Vist to Jesse H. Jones Park & Nature Center
3rd February, 2012
home to Buenos Aires from a business trip to Chicago, I had an unexpected
layover at Houston. I missed the connecting flight due to a minor
fault on the domestic Chicago-Houston leg, detected before takeoff.
page has 44 photos, including 10 bird species. The photos are aranged
more-or-less in order of appearance, as I made my way around the reserve.
(Click o the photos to enlarge)
Assorted photos Made it to the gates! View of the Nature Center from the entrance Signpost at the entrance Seems like its an important bird area!
American Goldfinch (Carduelis tristis)
These are my very first photos taken with the new camera setup, a Canon D7 + 300 mm F4 L-series lens!
Northern Cardinal (Cardinalis cardinalis)
The wonderful Bald Cypress (Taxodium distichum) The seem to grow in swampy areas The emit roots that are known as "knees" - nad they do look like knees! The also demark many of the ponds, known as "cypress ponds" The base of the trees are quite suprising, especially very photogenic Here's one that is not quite symetrical! Some ponds have overlooks, affording good views of the turtles.
More cypress photos coming later...
Red-eared Slider (Trachemys scripta elegans)
The most common turtle at the reserve. One of the most cold-resistant of turtle species. Once commonly held as pet, now illegal.
Some more birds...
Brown Creeper (Certhia americana) - CERTHIDAE family
A very por photo, of course - poor light and focusing on a twig. But it was a lifer, and must surely be a close relative of the FURNARIDAE family from South. America, which is my favorite group.
Tufted Titmouse (Baeolophus bicolor)
Another poor shot, but also a lifer!
Red Admiral (Vanessa atalanta) - NYMPHALIDAE family - Nymphalinae sub-family
Found across all N. America, Europe, N. Africa, and eastern parts of Asia, including N. India and Hymalayas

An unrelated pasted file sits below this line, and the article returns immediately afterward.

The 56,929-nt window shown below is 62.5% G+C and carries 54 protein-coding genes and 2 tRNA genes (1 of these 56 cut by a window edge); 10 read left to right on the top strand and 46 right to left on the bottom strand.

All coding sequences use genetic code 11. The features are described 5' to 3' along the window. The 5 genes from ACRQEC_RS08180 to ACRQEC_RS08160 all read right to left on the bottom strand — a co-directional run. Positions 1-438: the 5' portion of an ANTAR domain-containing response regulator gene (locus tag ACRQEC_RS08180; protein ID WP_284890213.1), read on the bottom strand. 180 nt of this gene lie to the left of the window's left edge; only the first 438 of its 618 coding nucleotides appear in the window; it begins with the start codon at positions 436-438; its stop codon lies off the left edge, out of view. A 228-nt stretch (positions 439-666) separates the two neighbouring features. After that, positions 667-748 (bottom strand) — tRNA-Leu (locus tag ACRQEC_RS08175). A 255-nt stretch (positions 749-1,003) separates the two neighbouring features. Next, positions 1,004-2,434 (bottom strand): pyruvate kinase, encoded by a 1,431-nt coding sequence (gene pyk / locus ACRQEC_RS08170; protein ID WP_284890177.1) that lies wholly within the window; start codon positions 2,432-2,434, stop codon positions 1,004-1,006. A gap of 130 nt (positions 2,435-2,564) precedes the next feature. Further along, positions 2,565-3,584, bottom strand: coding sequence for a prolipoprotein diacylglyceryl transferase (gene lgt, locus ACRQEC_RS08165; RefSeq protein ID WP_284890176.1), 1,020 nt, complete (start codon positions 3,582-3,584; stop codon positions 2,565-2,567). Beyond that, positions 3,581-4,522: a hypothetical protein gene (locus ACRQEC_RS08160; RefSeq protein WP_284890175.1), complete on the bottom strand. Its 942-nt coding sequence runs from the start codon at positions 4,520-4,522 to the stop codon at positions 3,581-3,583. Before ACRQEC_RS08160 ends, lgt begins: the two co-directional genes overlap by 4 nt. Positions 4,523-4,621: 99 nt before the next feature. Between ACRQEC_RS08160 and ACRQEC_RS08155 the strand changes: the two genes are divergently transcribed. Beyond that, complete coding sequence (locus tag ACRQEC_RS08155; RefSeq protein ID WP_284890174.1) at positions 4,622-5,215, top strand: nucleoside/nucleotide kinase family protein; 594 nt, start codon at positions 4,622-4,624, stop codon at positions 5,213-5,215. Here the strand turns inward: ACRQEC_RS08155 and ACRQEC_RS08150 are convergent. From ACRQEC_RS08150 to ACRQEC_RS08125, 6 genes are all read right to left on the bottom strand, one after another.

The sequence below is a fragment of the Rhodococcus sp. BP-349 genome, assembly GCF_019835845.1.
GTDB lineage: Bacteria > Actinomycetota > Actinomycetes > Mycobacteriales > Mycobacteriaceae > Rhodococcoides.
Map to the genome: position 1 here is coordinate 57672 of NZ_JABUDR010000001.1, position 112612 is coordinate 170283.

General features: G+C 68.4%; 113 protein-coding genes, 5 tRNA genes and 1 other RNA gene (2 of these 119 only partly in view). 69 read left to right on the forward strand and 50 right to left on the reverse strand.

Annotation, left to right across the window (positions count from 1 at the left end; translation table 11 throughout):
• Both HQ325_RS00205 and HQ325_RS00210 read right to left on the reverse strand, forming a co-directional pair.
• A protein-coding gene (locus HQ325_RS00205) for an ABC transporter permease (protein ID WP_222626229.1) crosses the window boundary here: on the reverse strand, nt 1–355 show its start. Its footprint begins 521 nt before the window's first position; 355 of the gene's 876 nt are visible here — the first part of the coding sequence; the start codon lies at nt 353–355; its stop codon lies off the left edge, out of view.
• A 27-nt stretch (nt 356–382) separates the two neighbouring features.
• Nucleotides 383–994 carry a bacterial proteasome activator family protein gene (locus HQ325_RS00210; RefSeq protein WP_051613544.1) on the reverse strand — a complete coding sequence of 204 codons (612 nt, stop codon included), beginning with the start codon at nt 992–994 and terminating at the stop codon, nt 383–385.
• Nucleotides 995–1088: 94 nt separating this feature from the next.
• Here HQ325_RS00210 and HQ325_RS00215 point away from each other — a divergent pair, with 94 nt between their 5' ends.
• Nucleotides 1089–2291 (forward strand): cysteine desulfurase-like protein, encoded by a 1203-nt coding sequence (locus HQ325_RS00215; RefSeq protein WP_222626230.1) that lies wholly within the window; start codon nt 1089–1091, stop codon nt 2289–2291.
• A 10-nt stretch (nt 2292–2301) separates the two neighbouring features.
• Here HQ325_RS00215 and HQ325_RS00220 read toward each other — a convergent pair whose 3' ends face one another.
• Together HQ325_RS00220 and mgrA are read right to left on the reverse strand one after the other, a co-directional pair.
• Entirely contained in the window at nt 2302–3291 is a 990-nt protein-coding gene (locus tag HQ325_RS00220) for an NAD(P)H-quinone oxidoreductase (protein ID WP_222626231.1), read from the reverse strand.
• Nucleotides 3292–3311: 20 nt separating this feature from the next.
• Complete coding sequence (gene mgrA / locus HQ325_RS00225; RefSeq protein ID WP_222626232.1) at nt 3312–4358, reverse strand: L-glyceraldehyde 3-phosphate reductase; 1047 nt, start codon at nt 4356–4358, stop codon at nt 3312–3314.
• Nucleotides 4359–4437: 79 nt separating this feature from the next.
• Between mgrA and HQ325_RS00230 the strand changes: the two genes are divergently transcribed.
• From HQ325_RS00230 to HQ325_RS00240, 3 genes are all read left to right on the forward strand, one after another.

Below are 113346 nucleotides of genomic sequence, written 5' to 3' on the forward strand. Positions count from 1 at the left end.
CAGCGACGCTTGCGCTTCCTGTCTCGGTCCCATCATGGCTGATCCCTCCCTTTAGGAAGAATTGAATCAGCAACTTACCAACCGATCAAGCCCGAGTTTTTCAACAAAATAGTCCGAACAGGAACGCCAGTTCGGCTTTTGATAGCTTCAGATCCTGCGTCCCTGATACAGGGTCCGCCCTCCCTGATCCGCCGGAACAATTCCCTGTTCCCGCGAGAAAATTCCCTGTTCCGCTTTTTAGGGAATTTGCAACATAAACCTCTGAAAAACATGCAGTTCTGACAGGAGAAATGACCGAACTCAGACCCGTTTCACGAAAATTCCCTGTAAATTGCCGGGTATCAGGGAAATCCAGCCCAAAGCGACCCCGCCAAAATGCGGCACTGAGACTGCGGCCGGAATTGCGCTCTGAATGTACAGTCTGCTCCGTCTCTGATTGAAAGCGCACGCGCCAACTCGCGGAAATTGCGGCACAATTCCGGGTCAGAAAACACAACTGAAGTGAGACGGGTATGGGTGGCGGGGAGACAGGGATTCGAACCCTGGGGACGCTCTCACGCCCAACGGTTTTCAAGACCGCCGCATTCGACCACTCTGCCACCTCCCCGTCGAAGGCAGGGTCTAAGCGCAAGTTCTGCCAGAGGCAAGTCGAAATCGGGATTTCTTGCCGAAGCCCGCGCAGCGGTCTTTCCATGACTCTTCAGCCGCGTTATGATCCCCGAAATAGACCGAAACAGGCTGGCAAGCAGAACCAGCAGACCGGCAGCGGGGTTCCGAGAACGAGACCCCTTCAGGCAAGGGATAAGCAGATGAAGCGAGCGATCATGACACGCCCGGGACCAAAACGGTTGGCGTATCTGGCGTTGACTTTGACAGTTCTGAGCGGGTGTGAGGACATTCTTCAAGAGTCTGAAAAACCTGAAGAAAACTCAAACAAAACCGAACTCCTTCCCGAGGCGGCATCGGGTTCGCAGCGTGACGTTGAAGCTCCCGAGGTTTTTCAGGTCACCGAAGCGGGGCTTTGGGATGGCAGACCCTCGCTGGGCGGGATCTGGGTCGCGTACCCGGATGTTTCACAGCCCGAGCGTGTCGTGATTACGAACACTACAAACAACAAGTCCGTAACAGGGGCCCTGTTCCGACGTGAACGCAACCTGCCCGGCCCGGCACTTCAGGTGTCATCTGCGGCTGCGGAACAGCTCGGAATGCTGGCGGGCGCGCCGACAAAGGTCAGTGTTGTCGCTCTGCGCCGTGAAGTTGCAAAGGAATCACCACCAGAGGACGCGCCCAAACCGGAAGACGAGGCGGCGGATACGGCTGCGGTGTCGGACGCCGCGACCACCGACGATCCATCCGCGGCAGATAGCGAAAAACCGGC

Question Mark (Nymphalis interrogationis) - NYMPHALIDAE family - Nymphalinae sub-family
Found across most of N. America
Onward along the trail, and got some more birds The attractive River Birch trail.
From here onto the Magnolia Trail, where I heard many birds, saw some, but was not all that successful with the camera.
Gray Squirrel (Sciurus carolinensis)
Very common throughout the reserve
Carolina Wren (Thryothorus ludovicianus)
Has a characteristic call. A Lifer!
White-throated Sparrow (Zonotrichia albicollis)
More cypress ponds On the walk back to the entrance I crossed this wonderful boardwalk through a cypress pond. A large tree here.
Not also the knees coming up everywhere!
That's it for the bald cypress!
From the shelter of the Nature Center I got some more birds - albeit in very poor light
Back to the Nature Center
Cedar Waxwing (Bombycilla cedrorum) - BOMBYCILLIDAE family
A lovely bird, bit seen very high up and against the light. Another lifer!
Chipping Sparrow (Spizella passerina)
Carolina Chickadee (Poecile carolinensis)
And another lifer!
Mourning Dove (Zenaida macroura)
From the safety provided by a pane of glass, I was able to get these and other snake photos!
Inside the Nature Center
Southern Copperhead (Agkistrodon contortrix contortrix)
Western Diamondback Rattlesnake (Crotalus atrox)
Not expected at the reserve, but it WAS my first live Diamondback!
Hope you liked the photo-report!
The bird photos are not very good, despite the wonderful equipment. The main reason was that the camera was focusing "near" and needed a "microfous adjustment". But the bad light was also to blame, as well as a string of "bad luck" shots, as every time there was a bird there was also a thin branch precisely in the way!
The Jesse H. Jones Park & Nature Center has a website: www.hcp4.net/jones
From here you can download the trail map, learn about the wildlife and be informed about many interesting activities held here, including the Homestead Heritage Day, which - going by the incredible photos I saw at the Nature Center from last year's event, seems a wonderful and fun initiative, not to be missed.
Many thanks again to Greg Taylor. for all his kindness and generosity!
It was great to be able to visit this woderful place. Highly recommended. For me, the chances of returning will probably be more dependant on having another technical hitch on the airplane - but you never know!
Thanks for visiting ths page - Alec Earnshaw
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